One of the cancers that are asymptomatic in the earlier stages is Stomach cancer or gastric cancer as it is also called. For this reason it is important to know the risk factors, the possible causes as well as the non-specific early symptoms of stomach cancer to try and catch the disease early.
Though we don’t really know what causes stomach cancer, we do know some of the conditions and circumstances that make up the risk factors of this cancer.
Infections and other conditions
An infection by Helicobacter pylori (H. pylori), a bacterium, is known to be one of the main causes of stomach cancer. These bacteria infect the inner lining of the stomach and cause peptic ulcers and inflammation.
Though a large proportion of people with stomach cancer will have had this infection (an estimated 65–80% of gastric cancers are caused by this infection), everyone with this infection will not go on to develop this cancer; they will merely be at a higher risk of developing the cancer.
In fact only about 2% of those who have the infection will go on to develop the cancer.
In addition, certain cancer syndromes such as hereditary non-polyposis colorectal cancer, diffuse gastric cancer and adenomatous polyposis are seen to put a person at greater risk of developing this cancer.
A rare condition called Menetrier disease causes the lining of the stomach to change and is known to contribute to stomach cancer risk.
The Epstein-Barr virus, that causes “mono” or infectious mononucleosis is also connected with this cancer because it is sometimes found in the malignant cells of the cancer.
Pernicious anemia, which cause a shortage of red blood cells in the body and which is inhibits absorption of Vitamin B12 from food is also a known risk factor in this disease.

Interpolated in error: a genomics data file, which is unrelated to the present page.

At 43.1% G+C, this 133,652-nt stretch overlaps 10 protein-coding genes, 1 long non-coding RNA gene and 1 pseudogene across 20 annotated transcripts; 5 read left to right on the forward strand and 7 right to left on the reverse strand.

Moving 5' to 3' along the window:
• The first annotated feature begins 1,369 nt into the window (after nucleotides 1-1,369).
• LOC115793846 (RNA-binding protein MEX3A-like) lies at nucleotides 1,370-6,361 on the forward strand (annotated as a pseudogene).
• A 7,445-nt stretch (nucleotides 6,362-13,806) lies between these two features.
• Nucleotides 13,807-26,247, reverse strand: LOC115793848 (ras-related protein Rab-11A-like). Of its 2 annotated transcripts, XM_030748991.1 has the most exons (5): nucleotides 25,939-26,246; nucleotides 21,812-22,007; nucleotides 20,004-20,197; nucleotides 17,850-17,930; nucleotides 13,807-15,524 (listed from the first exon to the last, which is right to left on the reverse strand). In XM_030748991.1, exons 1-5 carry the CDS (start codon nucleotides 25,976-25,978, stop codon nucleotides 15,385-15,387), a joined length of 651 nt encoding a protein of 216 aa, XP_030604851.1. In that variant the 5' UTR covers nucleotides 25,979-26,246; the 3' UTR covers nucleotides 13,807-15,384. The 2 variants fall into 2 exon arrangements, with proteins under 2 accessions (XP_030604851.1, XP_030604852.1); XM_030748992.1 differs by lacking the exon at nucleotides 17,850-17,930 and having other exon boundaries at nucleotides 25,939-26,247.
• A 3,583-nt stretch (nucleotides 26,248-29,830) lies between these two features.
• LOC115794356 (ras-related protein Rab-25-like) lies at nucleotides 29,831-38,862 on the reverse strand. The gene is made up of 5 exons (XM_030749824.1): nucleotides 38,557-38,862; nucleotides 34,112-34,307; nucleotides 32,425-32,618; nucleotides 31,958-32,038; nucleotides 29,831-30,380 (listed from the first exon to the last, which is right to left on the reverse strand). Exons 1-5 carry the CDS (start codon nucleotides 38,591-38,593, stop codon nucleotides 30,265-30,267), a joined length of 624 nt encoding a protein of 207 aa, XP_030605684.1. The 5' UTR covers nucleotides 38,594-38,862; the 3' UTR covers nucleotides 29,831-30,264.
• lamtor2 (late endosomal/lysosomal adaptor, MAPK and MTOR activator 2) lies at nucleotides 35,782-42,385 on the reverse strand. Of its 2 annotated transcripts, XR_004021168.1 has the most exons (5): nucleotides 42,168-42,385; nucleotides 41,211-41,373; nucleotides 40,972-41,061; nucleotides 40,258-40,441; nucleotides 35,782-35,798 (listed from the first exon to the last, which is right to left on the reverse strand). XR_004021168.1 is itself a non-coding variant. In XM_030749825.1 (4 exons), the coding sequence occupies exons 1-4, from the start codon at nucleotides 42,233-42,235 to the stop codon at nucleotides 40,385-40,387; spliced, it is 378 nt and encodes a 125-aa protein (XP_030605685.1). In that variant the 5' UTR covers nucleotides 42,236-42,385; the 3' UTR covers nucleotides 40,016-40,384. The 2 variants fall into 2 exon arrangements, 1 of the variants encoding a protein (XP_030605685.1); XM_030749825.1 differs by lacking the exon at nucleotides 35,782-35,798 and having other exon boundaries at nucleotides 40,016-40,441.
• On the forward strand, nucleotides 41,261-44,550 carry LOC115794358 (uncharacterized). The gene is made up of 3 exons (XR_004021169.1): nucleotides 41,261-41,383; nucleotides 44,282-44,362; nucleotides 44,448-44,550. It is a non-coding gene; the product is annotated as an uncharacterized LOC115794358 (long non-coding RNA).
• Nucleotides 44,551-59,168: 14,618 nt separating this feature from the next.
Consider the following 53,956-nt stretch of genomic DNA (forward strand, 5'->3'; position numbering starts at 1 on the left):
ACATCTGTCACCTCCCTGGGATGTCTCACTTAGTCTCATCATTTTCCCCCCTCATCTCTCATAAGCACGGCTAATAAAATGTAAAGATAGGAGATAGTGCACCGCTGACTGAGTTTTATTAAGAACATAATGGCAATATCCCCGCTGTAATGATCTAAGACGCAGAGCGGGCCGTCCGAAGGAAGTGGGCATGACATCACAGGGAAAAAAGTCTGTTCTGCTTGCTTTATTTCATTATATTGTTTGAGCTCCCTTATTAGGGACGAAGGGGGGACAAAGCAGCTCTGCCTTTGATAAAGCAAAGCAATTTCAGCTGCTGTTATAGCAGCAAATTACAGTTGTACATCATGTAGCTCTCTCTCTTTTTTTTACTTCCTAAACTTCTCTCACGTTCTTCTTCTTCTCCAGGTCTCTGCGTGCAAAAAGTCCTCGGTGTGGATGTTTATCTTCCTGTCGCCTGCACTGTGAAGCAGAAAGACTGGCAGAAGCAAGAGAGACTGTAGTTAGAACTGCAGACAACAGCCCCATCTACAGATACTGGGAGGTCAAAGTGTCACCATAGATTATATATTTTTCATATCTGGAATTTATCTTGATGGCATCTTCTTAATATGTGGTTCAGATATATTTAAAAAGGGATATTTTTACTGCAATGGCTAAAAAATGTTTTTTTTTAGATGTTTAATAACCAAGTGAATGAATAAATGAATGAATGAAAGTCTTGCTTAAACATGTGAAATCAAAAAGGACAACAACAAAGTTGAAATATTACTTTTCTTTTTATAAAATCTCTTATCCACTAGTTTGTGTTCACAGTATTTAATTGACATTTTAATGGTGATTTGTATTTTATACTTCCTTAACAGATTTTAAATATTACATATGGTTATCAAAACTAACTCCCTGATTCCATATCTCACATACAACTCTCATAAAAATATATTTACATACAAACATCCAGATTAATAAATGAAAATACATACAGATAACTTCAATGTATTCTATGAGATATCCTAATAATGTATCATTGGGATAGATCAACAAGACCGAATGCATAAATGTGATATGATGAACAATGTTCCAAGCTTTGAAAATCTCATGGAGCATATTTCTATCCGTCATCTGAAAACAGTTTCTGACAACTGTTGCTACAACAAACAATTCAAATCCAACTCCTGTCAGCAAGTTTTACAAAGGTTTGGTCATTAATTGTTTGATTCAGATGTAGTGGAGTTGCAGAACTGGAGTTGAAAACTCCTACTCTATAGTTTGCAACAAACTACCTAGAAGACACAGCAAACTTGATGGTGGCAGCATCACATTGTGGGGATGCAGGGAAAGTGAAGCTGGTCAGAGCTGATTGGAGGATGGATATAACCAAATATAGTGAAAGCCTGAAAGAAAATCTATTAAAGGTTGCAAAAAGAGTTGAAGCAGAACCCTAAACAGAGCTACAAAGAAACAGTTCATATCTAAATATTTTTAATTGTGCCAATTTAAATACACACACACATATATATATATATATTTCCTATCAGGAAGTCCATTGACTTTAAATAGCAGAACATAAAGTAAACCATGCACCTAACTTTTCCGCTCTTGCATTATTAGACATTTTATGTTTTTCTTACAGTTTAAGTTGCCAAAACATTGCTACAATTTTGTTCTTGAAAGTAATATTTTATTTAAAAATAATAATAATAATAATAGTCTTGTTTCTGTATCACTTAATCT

Diet and lifestyle
Diet can be an important determinant in developing gastric cancer. Those who consume a high proportion of smoked and salted or cured foods, including meats and vegetables are known to be at higher risk whereas those who consume more proportion of fresh produce are at lower risk.
Tobacco and excessive alcohol use is another lifestyle risk factor. Depending on the severity of your condition or a close family member, you can give them the help they need by setting up an intervention to possibly discuss if getting help is needed. It is important to look at all of your options and determine if it is best to possibly send them to an Arizona treatment center that focuses on core issues and teaches them to live a happy and healthy life without doing things that will affect them later on.
Iodine deficiency in the diet is also known to play a role with stomach cancer
Certain occupations, such as those that involve metals, rubber and coal are more closely associated with stomach cancer.
Genetics, age, race and other factors
Those who have cancer in the family may be at higher risk. Hispanic, Asian or Pacific islanders and African Americans are known to be at higher risk of developing stomach cancer compared with other ethnicities.
Men are more likely to develop stomach cancer than women. It is thought that the hormone estrogen could offer women some protection against this cancer.
Age is another risk factor since this is a cancer that principally occurs after the age of 50.
Scientists have also observed that those who have Type A blood groups are seen to have stomach cancer more frequently.